Both types of diabetes can lead to diabetic ketoacidosis, a serious complication that occurs when the liver breaks down fat for fuel instead of sugar, leading to an overload of ketones in the blood. It’s most common in people with type 1 diabetes, the CDC says, although it is possible in those with type 2. Left untreated, it can become life-threatening.
“For type 2, we are very concerned about the increased rates of obesity we’re seeing in United States children during the pandemic,” Dr. Alonso continues. “But we’d expect these factors to be fairly constant across the whole population, and not just affecting people who got COVID-19.” Unfortunately, it’s not possible to draw any definitive conclusions without more research into why kids who caught the novel coronavirus are developing diabetes at higher rates.
“Is this therefore the effect of earlier unmasking of disease, or are we going to continue seeing larger and larger numbers of children getting diabetes?” Dr. Alsonso asks. “Ongoing study will be important.” He’s looking forward to upcoming data from Europe, especially, which might provide a clearer picture of what could be causing the correlation.
Are there any preventative measures parents can take?
“Health care providers should screen for diabetes symptoms in persons aged <18 years with a history of SARS-CoV-2 infection,” the study’s authors warn. “These symptoms can include frequent urination, increased thirst, increased hunger, weight loss, tiredness or fatigue, stomach pain, and nausea or vomiting.” Although these symptoms are more associated with type 1 diabetes, per the ADA, the study does not distinguish between the two types.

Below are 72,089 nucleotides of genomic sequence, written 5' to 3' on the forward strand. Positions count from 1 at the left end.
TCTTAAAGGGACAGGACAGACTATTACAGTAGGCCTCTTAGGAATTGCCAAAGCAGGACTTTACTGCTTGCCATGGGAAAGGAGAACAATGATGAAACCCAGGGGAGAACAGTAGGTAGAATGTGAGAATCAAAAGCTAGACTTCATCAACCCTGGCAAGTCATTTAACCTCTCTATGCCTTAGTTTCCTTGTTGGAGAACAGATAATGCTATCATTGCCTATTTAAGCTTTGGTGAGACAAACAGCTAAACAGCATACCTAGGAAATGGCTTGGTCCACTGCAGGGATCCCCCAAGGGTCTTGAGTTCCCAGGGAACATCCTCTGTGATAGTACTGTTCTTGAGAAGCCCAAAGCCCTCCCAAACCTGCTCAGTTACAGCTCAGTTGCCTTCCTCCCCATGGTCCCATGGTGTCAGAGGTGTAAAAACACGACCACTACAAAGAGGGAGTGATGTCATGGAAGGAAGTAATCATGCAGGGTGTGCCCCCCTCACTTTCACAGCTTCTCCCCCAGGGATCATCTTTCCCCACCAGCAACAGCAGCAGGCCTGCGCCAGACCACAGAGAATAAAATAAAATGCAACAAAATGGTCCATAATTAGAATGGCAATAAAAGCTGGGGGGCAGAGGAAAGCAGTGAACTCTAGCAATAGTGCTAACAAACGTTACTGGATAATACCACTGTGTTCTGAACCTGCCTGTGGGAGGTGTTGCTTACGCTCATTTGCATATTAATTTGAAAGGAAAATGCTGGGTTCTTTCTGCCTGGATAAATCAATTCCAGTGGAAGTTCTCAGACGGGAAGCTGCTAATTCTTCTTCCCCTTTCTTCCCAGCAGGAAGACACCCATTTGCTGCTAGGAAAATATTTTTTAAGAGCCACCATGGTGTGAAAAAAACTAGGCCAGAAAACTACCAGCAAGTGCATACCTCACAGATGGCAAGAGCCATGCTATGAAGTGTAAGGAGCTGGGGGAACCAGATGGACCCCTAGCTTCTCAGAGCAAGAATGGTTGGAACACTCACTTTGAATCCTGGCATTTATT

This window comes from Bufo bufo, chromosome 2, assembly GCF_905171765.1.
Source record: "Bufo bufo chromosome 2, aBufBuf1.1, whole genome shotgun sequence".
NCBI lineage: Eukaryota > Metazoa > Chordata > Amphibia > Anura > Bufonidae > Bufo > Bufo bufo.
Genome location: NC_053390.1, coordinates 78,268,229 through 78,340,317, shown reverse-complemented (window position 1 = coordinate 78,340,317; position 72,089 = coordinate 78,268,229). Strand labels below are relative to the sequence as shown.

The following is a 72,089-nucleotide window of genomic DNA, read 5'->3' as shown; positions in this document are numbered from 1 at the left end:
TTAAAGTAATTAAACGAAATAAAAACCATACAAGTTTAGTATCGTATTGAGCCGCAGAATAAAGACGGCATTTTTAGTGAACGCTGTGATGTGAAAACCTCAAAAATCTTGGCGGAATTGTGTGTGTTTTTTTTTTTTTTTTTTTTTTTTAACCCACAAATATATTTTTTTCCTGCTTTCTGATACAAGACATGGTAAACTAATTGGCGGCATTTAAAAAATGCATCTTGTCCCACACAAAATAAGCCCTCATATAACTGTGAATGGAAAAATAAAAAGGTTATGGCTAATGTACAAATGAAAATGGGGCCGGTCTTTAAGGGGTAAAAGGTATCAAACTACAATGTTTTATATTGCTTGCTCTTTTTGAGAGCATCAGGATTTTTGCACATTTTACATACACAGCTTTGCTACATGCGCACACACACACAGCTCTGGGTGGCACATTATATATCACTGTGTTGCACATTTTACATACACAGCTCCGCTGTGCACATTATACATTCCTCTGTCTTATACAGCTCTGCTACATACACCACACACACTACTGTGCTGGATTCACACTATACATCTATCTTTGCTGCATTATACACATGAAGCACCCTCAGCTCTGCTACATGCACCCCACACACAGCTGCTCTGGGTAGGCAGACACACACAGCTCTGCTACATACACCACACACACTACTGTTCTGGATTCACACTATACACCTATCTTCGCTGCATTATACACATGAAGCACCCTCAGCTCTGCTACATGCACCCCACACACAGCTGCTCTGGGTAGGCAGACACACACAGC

As COVID-19 cases and hospitalizations rise, especially among young people, the CDC is also stressing the importance of safety measures like vaccines and boosters for all eligible Americans. (Children as young as 5 are now eligible to get vaccinated, and everyone 12 and up can receive a booster shot five months after their second mRNA shot.)
“I have talked with many families who have kids with diabetes who worry about the possibility that vaccination could lead to an autoimmune reaction that worsens their child’s diabetes,” Dr. Alonso says. “If anything, vaccines probably decrease the risk of autoimmunity compared to actually getting infected with the real virus.”
“Everyone eligible for COVID-19 vaccination should get vaccinated, and those eligible for boosters should get boosted,” he recommends, echoing the CDC’s advice. “And when I say everyone, I’m not just talking about the risk reduction by protecting yourself, but also the benefit to society.”
This article is accurate as of press time. However, as the COVID-19 pandemic rapidly evolves and the scientific community’s understanding of the novel coronavirus develops, some of the information may have changed since it was last updated. While we aim to keep all of our stories up to date, please visit online resources provided by the CDC, WHO, and your local public health department to stay informed on the latest news. Always talk to your doctor for professional medical advice.